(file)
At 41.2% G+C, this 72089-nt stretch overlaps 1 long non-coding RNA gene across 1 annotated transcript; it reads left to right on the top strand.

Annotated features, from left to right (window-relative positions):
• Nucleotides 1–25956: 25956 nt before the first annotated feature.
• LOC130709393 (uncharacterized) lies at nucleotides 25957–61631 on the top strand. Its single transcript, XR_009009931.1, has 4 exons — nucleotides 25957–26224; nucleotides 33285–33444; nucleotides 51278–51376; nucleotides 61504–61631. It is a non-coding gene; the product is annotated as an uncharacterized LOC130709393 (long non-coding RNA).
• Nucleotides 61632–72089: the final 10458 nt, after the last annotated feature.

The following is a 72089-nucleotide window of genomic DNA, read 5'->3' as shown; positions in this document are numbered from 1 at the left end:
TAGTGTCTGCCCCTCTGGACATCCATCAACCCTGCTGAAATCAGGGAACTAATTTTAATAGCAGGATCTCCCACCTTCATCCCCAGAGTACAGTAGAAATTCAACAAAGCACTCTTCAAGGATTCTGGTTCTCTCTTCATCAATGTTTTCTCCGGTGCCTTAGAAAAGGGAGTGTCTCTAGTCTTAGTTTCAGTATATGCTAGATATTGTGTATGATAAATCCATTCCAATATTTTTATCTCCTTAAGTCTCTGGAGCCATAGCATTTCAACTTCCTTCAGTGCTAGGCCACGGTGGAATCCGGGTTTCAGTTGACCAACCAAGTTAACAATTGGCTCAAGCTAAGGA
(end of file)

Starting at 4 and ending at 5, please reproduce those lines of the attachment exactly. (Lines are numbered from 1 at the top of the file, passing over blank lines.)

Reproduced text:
• LOC130709393 (uncharacterized) lies at nucleotides 25957–61631 on the top strand. Its single transcript, XR_009009931.1, has 4 exons — nucleotides 25957–26224; nucleotides 33285–33444; nucleotides 51278–51376; nucleotides 61504–61631. It is a non-coding gene; the product is annotated as an uncharacterized LOC130709393 (long non-coding RNA).
• Nucleotides 61632–72089: the final 10458 nt, after the last annotated feature.